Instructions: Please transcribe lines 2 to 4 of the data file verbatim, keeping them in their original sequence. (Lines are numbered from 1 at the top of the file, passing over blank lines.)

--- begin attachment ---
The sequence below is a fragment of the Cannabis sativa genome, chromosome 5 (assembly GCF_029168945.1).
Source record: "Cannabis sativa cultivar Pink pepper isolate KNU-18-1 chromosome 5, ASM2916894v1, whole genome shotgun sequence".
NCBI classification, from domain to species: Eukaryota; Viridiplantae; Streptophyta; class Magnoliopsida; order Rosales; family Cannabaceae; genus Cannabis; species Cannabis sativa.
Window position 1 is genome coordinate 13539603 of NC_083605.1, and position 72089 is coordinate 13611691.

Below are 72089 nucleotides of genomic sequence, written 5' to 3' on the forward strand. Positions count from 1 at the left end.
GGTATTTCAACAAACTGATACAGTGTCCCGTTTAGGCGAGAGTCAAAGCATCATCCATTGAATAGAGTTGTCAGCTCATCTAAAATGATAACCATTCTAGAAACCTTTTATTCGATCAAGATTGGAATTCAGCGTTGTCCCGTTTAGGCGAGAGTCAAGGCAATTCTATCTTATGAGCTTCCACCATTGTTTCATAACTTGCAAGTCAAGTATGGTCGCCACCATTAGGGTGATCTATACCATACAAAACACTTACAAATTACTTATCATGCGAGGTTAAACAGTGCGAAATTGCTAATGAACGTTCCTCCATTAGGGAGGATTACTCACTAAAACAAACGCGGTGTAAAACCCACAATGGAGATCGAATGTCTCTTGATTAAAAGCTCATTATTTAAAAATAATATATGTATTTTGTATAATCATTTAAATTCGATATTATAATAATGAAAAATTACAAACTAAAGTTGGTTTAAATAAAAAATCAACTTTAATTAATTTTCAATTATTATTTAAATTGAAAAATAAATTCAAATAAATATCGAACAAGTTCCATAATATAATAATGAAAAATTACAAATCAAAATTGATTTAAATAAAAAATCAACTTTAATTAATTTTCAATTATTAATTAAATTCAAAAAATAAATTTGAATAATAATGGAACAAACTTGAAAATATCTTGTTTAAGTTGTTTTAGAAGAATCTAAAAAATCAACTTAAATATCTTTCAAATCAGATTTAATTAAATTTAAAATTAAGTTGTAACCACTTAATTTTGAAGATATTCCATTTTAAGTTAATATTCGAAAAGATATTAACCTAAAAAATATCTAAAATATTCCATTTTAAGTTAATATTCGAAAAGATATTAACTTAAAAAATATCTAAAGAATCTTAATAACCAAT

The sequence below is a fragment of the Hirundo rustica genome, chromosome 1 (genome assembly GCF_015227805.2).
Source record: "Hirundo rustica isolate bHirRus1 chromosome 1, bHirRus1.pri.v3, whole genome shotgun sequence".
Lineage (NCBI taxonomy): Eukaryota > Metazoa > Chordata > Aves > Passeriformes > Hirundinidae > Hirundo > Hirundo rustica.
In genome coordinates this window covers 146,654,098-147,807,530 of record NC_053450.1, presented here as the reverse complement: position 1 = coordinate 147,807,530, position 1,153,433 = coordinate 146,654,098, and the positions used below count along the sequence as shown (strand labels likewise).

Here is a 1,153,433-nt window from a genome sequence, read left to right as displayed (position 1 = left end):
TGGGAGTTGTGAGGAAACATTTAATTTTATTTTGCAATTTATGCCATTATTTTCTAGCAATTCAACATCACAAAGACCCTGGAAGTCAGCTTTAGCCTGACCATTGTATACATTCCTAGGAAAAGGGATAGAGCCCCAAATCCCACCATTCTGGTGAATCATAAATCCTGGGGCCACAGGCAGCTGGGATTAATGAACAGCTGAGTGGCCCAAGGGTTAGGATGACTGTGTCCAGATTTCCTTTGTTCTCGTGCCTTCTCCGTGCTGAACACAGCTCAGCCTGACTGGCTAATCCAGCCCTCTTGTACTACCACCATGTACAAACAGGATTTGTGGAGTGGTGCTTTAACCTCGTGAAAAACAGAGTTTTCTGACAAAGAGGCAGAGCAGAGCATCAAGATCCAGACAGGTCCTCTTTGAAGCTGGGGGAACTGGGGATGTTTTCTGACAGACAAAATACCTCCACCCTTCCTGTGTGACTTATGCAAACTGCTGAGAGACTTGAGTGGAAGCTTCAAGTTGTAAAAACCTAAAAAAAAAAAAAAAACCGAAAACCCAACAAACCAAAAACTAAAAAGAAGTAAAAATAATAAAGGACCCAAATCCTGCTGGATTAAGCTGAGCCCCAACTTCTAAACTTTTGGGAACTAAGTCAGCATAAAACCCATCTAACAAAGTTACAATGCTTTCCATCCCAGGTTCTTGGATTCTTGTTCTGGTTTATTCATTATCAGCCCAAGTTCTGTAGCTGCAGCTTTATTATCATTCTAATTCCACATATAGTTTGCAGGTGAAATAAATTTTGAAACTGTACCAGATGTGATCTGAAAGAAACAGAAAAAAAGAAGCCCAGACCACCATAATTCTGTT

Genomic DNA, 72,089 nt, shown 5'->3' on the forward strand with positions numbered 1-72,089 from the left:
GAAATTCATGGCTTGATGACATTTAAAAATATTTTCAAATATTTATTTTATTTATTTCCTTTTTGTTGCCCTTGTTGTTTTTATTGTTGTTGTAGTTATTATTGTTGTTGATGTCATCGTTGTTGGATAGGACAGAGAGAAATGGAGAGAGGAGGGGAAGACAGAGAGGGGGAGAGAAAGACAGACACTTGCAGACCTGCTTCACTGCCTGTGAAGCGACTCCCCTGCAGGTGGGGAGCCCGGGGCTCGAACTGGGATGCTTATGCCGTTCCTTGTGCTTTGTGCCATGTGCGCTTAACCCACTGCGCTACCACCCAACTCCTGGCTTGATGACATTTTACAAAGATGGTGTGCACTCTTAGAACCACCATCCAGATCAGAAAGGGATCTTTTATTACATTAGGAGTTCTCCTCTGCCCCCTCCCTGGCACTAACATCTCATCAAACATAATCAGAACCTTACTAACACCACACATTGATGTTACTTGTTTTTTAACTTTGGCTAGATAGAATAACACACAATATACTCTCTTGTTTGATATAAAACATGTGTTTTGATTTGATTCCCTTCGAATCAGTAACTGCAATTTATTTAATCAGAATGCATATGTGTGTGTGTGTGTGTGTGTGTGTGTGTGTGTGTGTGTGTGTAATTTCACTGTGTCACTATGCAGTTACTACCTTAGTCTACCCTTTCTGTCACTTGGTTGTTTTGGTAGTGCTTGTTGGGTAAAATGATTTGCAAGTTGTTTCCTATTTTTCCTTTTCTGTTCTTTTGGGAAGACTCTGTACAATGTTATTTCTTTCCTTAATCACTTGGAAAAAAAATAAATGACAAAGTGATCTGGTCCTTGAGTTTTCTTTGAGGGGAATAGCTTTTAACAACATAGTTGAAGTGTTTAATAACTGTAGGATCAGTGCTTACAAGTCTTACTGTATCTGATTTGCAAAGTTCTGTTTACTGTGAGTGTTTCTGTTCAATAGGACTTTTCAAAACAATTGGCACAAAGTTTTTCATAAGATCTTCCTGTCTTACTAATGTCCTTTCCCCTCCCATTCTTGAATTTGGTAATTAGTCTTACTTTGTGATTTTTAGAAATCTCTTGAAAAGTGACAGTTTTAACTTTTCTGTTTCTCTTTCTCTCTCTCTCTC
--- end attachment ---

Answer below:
Source record: "Cannabis sativa cultivar Pink pepper isolate KNU-18-1 chromosome 5, ASM2916894v1, whole genome shotgun sequence".
NCBI classification, from domain to species: Eukaryota; Viridiplantae; Streptophyta; class Magnoliopsida; order Rosales; family Cannabaceae; genus Cannabis; species Cannabis sativa.
Window position 1 is genome coordinate 13539603 of NC_083605.1, and position 72089 is coordinate 13611691.